The clinical outcome of acute viral infection is, at least in part, determined by the host response to infection. Conventionally, the approach to defining these host responses is to study patients presenting with acute illness. However, such an approach misses the processes that occur during the pre-symptomatic incubation period. To define the pre-symptomatic events that influence infection and immunity outcomes, we have relied on the commercially available live attenuated yellow fever virus vaccine to simulate acute infection in healthy human volunteers. This vaccine, which is arguably the most potent licensed vaccine in the world - a single dose provides 10 years or more of protection from deadly yellow fever - elicits transient but detectable viremia in ~90% of vaccinees consistently. Moreover, approximately half of the vaccinees would also experience mild, self-limiting, and well-tolerated flu-like symptoms at a median time of 6 days post-vaccination. These features provide us with a safe and reproducible experimental medicine approach to understand how humans respond to viral infections and define the molecular drivers of clinical and immunological outcomes. I will describe the insights we have gleaned from studying this live viral vaccine and how these insights could be applied to treating and preventing acute viral diseases.


Prof Ooi is a Professor in the Programme in Emerging Infectious Diseases at Duke-NUS Medical School, Singapore. He trained in medicine at the University of Nottingham and then completed his PhD studies at the Department of Microbiology, National University of Singapore. His research interfaces fundamental virology with immunology and experimental medicine studies in order to understand dengue and other flaviviral pathogenesis to shape vaccine and therapeutic development. He co-directs the Viral Research and Experimental Medicine Centre at the SingHealth Duke-NUS Academic Medical Centre (ViREMiCS), which aims to develop molecular endpoints for use in viral disease therapeutic and vaccine trials. He received the Clinician-Scientist (Senior Investigator) Award by the National Medical Research Council of Singapore, in 2010, 2014 and 2019.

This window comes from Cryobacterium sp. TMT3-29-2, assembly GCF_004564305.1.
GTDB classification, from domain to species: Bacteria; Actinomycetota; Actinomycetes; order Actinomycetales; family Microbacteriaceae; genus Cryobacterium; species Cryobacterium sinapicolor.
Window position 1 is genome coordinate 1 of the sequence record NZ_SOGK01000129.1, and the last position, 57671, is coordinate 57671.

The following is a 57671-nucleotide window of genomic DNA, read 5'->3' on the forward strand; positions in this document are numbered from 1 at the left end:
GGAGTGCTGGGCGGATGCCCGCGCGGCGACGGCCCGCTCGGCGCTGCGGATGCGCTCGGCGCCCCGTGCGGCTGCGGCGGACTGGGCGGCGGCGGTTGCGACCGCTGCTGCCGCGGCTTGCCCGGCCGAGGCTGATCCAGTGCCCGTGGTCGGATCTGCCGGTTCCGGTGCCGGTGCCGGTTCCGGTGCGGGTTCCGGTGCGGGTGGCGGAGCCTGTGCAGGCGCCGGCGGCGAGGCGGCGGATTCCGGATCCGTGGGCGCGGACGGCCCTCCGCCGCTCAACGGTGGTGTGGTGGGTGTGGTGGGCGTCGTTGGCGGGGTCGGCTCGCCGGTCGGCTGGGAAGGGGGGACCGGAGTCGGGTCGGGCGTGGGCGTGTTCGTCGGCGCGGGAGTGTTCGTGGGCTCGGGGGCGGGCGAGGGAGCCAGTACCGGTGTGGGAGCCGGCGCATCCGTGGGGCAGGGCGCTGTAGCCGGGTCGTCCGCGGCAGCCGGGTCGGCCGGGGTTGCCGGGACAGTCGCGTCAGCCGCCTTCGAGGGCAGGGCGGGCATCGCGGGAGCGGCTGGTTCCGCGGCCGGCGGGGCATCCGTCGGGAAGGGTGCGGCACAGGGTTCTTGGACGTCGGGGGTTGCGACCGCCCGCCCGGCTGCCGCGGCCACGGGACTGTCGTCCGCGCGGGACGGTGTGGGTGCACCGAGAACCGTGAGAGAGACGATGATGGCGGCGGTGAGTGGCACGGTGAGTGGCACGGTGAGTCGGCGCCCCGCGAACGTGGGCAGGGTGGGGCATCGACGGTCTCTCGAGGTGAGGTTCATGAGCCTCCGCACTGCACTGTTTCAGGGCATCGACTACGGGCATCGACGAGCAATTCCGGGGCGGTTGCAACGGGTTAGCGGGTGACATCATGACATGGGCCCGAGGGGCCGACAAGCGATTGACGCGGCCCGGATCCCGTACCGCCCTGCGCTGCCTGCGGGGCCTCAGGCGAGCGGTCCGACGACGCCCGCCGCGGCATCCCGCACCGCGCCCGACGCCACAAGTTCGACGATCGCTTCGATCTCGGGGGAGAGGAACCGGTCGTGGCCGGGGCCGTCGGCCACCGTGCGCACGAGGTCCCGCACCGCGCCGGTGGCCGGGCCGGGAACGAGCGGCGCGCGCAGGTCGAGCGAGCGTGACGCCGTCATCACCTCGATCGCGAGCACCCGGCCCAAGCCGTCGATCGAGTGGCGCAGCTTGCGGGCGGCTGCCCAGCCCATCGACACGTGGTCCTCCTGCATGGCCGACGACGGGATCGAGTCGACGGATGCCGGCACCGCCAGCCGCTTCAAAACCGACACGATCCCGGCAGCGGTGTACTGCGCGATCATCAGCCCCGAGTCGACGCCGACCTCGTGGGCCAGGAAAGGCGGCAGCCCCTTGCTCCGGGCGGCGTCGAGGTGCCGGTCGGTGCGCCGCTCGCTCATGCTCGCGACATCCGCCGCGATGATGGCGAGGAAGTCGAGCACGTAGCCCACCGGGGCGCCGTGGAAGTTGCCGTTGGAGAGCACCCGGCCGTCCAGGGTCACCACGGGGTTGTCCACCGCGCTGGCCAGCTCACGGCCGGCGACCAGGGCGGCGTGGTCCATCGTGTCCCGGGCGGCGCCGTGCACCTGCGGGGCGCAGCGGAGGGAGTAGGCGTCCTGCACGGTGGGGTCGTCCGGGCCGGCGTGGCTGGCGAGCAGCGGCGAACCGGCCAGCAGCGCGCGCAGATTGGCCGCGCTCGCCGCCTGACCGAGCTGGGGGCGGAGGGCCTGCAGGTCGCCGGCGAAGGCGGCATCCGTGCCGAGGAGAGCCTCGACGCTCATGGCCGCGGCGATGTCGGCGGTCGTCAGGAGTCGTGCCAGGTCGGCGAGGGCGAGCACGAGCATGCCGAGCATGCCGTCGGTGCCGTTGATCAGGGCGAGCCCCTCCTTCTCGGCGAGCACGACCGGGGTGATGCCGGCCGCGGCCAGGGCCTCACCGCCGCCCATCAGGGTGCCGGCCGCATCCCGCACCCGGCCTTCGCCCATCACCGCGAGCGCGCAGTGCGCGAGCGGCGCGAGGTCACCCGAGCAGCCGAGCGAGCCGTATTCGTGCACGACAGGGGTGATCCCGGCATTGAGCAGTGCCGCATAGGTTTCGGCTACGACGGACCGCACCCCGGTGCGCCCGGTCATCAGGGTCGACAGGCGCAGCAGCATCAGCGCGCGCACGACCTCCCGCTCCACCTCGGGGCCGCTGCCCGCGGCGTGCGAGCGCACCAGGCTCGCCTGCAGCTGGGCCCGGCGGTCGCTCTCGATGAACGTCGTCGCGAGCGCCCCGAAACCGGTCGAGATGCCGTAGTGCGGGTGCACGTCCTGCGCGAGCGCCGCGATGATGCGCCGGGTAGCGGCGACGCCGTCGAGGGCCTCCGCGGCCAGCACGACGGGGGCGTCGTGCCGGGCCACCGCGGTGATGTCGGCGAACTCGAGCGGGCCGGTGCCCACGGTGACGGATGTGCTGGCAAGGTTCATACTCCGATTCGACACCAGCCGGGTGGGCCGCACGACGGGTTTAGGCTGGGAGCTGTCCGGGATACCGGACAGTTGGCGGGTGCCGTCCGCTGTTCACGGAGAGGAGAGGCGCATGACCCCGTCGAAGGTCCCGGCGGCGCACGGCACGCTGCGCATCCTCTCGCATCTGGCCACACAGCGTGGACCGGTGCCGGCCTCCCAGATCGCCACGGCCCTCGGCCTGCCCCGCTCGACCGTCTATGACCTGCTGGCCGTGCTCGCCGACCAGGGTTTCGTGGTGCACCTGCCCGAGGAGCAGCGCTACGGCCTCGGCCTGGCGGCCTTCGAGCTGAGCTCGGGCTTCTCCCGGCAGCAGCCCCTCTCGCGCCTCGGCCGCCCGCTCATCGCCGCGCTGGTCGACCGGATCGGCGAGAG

About School research seminars

Seminars cover all aspects of chemistry and molecular biosciences and are delivered by visiting national and international academics. PhD completion seminars are also incorporated into the program.

Seminars are usually held in person and via zoom. All are welcome to attend.  



(Obtain password from seminar coordinator, Jody Peters, j.peters2@uq.edu.au)